What specifically do you think Asian Pacific markets offer in terms of investment opportunities? Is it simply typical emerging market characteristics, such as growth potential etc. or does the region offer investment opportunities other emerging market regions do not?

Of course, compared to developed economies, the expected growth is higher for Asian Pacific markets. The base level of GDP is lower, the populations are much younger and the political and economic systems are changing with positive effects on the efficiency of the economies. Wealth is being spread to create emerging professional classes and savings rates are high. Specifically, though, Asian Pacific markets are a proxy for China growth, and as India opens up, it too will provide great opportunities for its Asian neighbours.

You have previously described the Asian Pacific fund as an ethical fund. How does that affect the Fund’s sector allocation and its growth prospects?

A large differentiation between the WSF Asian Pacific Fund as compared to most other Asian Pacific Funds is the exclusion of the sectors mentioned above. As such, the benchmark investment universe and the portfolio is more highly exposed to technology, materials and telecom sectors than to financials. Most other Asian Pacific funds would allocate around 30% of their portfolios to financial stocks. We would argue that the technology, materials and telecom sectors include some of the best growth companies in the region. Additionally they should offer growth that is far less volatile than that of the financials sector, and far less prone to economic cycles.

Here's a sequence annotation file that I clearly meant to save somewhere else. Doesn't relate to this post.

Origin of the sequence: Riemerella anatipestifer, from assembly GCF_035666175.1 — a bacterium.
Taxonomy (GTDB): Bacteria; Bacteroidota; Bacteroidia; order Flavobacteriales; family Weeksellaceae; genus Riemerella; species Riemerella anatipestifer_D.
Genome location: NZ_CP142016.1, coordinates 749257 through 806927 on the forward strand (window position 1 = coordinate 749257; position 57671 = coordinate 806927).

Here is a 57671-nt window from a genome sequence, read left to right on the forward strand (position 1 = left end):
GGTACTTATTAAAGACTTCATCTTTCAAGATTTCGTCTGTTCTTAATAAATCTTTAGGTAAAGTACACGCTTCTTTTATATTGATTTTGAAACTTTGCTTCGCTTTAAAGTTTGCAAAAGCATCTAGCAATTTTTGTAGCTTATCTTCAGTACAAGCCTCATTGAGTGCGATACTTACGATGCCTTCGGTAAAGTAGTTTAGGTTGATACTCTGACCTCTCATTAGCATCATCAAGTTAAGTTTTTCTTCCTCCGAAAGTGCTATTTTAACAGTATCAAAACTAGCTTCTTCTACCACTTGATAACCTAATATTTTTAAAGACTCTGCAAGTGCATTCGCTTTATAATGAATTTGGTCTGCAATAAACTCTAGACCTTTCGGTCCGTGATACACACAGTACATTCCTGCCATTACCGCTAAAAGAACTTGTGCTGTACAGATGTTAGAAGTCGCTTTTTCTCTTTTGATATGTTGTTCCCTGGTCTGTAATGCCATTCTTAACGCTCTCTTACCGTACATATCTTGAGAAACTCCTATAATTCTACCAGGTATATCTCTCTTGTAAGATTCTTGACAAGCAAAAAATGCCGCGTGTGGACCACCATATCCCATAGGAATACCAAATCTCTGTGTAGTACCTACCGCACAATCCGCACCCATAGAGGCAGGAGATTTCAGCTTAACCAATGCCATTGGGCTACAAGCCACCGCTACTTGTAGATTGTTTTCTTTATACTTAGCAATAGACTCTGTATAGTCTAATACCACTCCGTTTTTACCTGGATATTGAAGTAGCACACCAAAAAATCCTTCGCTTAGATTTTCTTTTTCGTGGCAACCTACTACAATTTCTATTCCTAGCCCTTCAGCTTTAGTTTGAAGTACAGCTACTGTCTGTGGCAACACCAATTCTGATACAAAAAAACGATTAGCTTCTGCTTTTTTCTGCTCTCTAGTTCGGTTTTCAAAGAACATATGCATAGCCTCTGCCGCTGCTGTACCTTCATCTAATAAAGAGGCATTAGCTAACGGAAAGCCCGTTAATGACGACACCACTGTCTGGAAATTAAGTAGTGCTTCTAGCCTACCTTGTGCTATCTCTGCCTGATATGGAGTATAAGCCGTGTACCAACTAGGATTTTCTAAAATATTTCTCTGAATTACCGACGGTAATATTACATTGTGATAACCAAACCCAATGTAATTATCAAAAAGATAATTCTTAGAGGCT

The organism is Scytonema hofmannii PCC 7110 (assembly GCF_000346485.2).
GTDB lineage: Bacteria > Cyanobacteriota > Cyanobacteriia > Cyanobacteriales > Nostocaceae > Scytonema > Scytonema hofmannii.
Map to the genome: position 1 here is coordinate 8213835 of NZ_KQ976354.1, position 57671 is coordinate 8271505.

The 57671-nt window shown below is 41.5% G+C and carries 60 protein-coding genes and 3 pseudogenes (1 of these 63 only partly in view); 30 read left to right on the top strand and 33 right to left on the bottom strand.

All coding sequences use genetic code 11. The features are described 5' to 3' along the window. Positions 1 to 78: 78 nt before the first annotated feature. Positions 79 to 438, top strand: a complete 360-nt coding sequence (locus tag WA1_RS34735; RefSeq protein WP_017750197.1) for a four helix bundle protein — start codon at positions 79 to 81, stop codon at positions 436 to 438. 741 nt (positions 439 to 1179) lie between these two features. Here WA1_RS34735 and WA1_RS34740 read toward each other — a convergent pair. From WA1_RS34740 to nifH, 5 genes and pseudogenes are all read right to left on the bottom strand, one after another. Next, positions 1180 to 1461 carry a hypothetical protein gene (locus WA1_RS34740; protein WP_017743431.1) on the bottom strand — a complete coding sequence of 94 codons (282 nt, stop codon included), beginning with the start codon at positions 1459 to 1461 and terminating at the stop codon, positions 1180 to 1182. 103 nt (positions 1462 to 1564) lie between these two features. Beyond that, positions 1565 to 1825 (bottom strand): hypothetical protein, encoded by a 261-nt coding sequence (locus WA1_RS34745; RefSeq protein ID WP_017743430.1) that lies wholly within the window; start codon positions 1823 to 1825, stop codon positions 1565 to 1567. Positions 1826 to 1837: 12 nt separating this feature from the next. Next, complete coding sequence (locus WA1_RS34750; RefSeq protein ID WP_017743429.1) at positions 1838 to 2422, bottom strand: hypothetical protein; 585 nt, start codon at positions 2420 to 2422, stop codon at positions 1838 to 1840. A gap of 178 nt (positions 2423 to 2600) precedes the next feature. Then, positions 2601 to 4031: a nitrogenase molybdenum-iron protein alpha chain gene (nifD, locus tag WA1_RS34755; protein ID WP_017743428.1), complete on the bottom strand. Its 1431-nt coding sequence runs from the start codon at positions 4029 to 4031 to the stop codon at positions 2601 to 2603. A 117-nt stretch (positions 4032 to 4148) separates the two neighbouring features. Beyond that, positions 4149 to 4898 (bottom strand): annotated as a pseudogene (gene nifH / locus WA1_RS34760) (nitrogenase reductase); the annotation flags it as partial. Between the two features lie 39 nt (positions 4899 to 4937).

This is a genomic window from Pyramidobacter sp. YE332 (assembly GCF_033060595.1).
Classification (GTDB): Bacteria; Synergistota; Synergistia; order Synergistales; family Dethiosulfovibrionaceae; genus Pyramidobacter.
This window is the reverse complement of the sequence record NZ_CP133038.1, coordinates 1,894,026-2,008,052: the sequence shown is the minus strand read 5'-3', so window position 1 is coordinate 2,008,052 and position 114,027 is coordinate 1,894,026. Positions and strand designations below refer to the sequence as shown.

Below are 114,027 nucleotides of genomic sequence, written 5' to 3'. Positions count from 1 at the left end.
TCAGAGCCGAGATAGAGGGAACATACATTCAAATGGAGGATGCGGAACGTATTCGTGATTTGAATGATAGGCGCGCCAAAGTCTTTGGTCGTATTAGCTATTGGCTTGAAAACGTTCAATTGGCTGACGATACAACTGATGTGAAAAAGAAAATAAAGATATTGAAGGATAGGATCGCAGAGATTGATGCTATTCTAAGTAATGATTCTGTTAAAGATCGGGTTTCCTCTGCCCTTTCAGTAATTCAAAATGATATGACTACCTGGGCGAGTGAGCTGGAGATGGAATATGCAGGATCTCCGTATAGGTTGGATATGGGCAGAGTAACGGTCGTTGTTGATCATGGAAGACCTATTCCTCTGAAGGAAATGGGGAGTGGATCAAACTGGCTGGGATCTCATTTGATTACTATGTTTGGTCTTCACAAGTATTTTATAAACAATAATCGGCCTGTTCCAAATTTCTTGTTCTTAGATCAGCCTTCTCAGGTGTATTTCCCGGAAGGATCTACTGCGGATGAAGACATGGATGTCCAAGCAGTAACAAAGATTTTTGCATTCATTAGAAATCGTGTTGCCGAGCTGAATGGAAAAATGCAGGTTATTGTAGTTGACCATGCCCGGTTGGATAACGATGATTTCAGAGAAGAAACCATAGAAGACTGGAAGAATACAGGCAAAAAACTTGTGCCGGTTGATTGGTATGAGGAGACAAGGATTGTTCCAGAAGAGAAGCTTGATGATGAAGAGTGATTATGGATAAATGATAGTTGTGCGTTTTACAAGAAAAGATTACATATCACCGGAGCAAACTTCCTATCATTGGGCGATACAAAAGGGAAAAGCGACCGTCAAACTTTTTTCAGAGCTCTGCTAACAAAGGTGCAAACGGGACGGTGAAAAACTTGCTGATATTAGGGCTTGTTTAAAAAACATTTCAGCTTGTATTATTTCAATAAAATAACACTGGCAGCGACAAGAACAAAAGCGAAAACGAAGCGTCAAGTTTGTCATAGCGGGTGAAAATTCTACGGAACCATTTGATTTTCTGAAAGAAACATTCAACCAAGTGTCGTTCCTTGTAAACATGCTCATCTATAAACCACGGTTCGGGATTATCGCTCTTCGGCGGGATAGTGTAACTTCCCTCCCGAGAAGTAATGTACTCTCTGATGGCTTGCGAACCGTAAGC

Despite recent signs of improvement in the Chinese economy, some investors remain concerned about its health and some specific problems, such as in the country’s banking sector. Are you confident of Beijing’s ability to deal with the problems facing the Chinese economy?

Certainly the situation in China has to be watched carefully. The economies of the countries that the Asian Pacific Fund invests in depend very heavily on their economic connections with China. Over the last few years, investors have been rightly concerned about the health of the Chinese banking sector. However, much has been done by the Chinese authorities to stabilize the domestic banking system and property market, not least the injection of USD81bn into state-owned banks, which was announced on the 19th of September this year. It is important to understand that the Chinese economy is very different to those in the West. The authorities have immense power and huge financial resources at their disposal. So far GDP growth has remained at 7.5% per annum, something western governments would be very pleased with. As a further sign of health and strengthening investor confidence, the MSCI China Index has risen over 12% since its recent low on 16th March.

Are you considering any investments for the Fund in regional markets where it does not already invest, and if so, why?

After the required authorisations, we will be making selective investments in India. The recent election gave a clear mandate to the BJP and we believe that the Indian economy will continue to be liberated from bureaucracy and protectionism. The population of India is forecast to grow by 10% between 2015 and 2030, overtaking the population of China, and aggregate consumption will more than double by 2025 as more of the Indian population reach middle class status.

 

If an investor came to you and asked ‘why should I invest in the Asian Pacific region rather than another region?’ what would you say?

The Asian Pacific region has a total population of over 3 billion. The Asian Development bank forecasts that by 2030, Asian Pacific nations will account for 43% of global consumption. Between 2012 and 2050, this will lift the Asian Pacific nation’s share of global GDP from 29% to 49%. There will be volatility, but given these compelling growth factors, Cogent believes that the region should be represented in all equity portfolios.